There should be no unnecessary trash or debris lying around inside or outside of buildings. It is unsightly, an attractant
to rodents, can start or aid in the spread of a fire, and could cause an injury or fall to a person or animal.
ornamental shrubbery around the exterior of the barn should not be poisonous to livestock. Check with your county agricultural
agent for assistance in identifying plants poisonous to horses/livestock.
No Smoking signs should be posted at all
exterior doorways. Have sand buckets for cigarette butts available at the doors. No Smoking signs should also be posted in
lounges, bathrooms and in several other conspicuous places around the barn.
Correct size and type of fire extinguisher
should be located at every exterior door, in the middle of long aisles and next to the main electrical panel box. Fire exits
should be clearly marked.
Every farm/stable should have an emergency first aid kit for both humans and horses/livestock.
A phone with posted emergency numbers should be easily accessible.
Ample Underwriters Laboratories (UL) approved
lighting should be available for maximum visibility around the exterior of the building and throughout the interior. Wiring
and switches should be encased in metal, weather proof boxes, and out of reach of stock.
The building should have
lightening rods and be properly grounded.
Doorways and aisles should be free of obstructions and sharp projections,
Ceilings need to have a height of 8-12 feet.. Door frames should be a minimum of 8 ft. high with
a minimum width of 4 feet.
Windows need to be inaccessible to horses and livestock, covered with bars or screening
and made of safety glass.
Stall and pen walls should be smooth, free of all projections, and of adequate size for
the number of animals to be housed and to prevent casting. Stall doors should have secure latches.
should be grounded to prevent accidental electrical shock.
Feed tubs and water buckets should be smooth, clean and
placed securely at the proper height so that the animals cannot become entangled.
Flooring should be easy to keep
clean and provide traction for animals, especially those with shoes. (Note: excessively rough flooring can cause abnormal
wear, soreness and bruised feet especially in cattle). Any rotten floor boards should be replaced immediately.
and other tying areas with safety release snaps should be provided to secure horses.
Grooming and wash stalls should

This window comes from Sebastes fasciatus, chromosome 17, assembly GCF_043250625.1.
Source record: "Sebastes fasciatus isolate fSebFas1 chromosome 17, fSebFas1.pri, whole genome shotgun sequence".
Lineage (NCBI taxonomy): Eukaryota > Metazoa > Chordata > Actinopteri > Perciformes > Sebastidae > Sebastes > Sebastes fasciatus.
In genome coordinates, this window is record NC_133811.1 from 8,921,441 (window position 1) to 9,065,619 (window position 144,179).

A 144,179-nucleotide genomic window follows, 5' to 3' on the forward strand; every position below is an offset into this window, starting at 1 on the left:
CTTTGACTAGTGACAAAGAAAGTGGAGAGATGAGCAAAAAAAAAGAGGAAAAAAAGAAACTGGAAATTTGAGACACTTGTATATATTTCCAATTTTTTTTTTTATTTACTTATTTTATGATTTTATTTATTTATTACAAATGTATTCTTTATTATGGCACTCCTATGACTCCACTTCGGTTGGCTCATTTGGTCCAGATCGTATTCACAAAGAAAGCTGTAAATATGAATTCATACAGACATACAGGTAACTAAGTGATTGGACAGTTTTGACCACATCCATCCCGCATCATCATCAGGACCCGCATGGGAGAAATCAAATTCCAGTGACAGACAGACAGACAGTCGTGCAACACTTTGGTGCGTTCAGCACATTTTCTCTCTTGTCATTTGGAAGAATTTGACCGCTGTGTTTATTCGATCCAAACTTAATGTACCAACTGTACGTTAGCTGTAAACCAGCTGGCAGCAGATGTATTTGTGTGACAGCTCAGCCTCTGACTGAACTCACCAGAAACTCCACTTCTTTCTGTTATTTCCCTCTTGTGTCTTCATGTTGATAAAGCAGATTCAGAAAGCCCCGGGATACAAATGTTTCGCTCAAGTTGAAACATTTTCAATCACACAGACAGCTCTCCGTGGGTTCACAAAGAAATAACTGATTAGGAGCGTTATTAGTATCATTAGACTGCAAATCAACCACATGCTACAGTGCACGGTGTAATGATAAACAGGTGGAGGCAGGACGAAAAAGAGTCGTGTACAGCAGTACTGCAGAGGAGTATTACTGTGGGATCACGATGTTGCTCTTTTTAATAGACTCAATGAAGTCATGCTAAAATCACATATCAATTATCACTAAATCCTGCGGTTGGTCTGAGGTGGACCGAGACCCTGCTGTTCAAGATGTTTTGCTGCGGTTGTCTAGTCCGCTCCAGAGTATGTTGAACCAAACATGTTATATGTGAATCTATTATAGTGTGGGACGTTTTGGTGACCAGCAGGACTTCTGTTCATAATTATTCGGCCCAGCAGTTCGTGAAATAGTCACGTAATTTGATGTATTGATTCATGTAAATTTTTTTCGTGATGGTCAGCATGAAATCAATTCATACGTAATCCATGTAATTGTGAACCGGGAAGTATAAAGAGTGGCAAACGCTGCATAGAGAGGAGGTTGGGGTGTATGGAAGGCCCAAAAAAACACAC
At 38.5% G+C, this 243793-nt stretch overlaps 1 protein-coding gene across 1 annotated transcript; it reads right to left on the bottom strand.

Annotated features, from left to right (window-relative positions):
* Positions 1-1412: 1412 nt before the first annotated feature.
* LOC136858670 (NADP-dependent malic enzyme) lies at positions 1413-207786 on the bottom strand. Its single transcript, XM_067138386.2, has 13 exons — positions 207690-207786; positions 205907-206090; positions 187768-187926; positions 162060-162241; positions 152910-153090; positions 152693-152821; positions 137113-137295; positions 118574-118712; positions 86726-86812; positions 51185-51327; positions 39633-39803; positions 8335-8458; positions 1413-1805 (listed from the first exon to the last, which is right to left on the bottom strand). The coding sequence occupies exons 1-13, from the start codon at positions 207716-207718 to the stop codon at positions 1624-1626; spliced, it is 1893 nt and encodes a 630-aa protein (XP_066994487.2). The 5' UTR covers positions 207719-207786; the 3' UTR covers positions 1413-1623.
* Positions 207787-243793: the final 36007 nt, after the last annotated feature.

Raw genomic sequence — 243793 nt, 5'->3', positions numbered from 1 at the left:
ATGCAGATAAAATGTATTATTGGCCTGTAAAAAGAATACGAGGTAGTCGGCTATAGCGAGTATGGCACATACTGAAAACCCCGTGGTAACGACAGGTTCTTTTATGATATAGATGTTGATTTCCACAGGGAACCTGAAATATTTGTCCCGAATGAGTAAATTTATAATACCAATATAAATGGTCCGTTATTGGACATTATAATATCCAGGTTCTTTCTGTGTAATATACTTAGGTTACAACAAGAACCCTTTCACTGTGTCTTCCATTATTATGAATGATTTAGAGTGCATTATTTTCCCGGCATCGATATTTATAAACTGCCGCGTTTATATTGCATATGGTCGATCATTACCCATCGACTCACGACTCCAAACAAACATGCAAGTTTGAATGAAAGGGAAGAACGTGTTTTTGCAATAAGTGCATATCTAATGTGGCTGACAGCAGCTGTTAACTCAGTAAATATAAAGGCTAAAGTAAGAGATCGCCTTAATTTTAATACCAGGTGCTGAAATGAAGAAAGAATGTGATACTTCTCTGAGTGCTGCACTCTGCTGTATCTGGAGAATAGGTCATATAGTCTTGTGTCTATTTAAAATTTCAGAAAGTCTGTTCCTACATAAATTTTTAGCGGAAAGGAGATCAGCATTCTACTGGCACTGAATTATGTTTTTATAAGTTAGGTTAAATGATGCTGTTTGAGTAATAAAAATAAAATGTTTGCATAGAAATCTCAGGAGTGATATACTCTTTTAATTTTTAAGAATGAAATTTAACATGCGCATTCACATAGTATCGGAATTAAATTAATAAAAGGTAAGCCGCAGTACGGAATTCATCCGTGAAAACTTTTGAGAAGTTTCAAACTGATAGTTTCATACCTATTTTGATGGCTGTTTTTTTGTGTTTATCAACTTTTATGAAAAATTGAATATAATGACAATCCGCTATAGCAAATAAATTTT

be in open areas; clean and well-drained to prevent wet and/or icy barn floors.
Hay storage needs to be away from
heat and electrical sources, and if at all possible in a separate building from where livestock and horses are housed.
Stairs to haylofts should have hand rails and kept free of slippery substances and clutter. Railings should be installed
around loft and ladder openings, and ladders should be firmly attached to the wall.
Hay and bedding should be stacked
so as not to fall on top of anyone.
Low beams and pipes (under 7 ft. clearance), steps or uneven floors should be
Tack rooms need adequate racks and storage areas to keep equipment off the floor and out of the path of
Storage areas should be large enough to keep shovels, pitchforks, wheel barrows, etc. safely away from
animals. Items should be hung so that people cannot strike their heads on them. Hoses should be neatly hung in wash rack areas
so that people and animals cannot become entangled in them.
Grain storage systems should be ratproof, weather proof
and not accessible to horses and livestock.
Areas around vents and fans should be kept clear. Fans should be properly
maintained and cleaned frequently.
Garbage receptacles should be available for the deposit of refuse, bailing twine
Turnouts and Pastures
*Turnout paddocks and pasture fencing should be sturdy, 4-6 feet in height, and able to keep livestock in and unwanted "visitors"
out. Any protrusion on which stock may become caught should be removed. Fencing material should be suitable for the type of
livestock being housed. Loose wires and broken boards or rails should be attended to immediately.
be a minimum of 4 feet wide, swing freely and have no sharp edges or corners.
*Footing should be free of ruts and
stones and well-drained.
*Pastures/turnouts should be free of debris, foreign objects and toxic plants.
and equipment should not be left in pastures and turnouts.
*Ponds, irrigation and open drainage ditches should be
*Fallen branches and tree stumps should be removed.
*Washouts should be fixed promptly.
*Any bridges should be strong enough to support horses and machinery.
*Periodic pasture checks should be made
to ascertain that no poisonous plants are growing in or around the pasture area.
Arenas and Jump Courses
*Rings and courses should have ample, suitable footing; free from ruts, holes and unevenness.
*Fencing should be
a minimum of 4 feet high and of adequate strength.
*All overhead and protruding branches should be cut back so as
not to be a hazard.
*All accessory equipment (e.g., jumps, trail obstacles, barrels, poles) should be in good condition.
Any broken or unstable items should be fixed or replaced immediately.
*Rings and jump courses should not attract
attention from "outside" such as skateboarders, dirt bikers or all-terrain vehicle riders.
be secured so as to deny entry to unauthorized users.
Delmarva Farmer. October 10, 1991. "Agriculture: A Dangerous Industry".
National Safety Council/Farm Family
Insurance Company. 1990. "Your Farm Safety Is No Accident!".
National Safety Council. 1975. "Hazard
Checklist For Agriculture".
Reinsurance Association of Minnesota. 1983. Fire Safety In Agricultural Buildings.
Roberts, William J., Buildings For Pleasure Horses. 1979. Rutgers Cooperative Extension.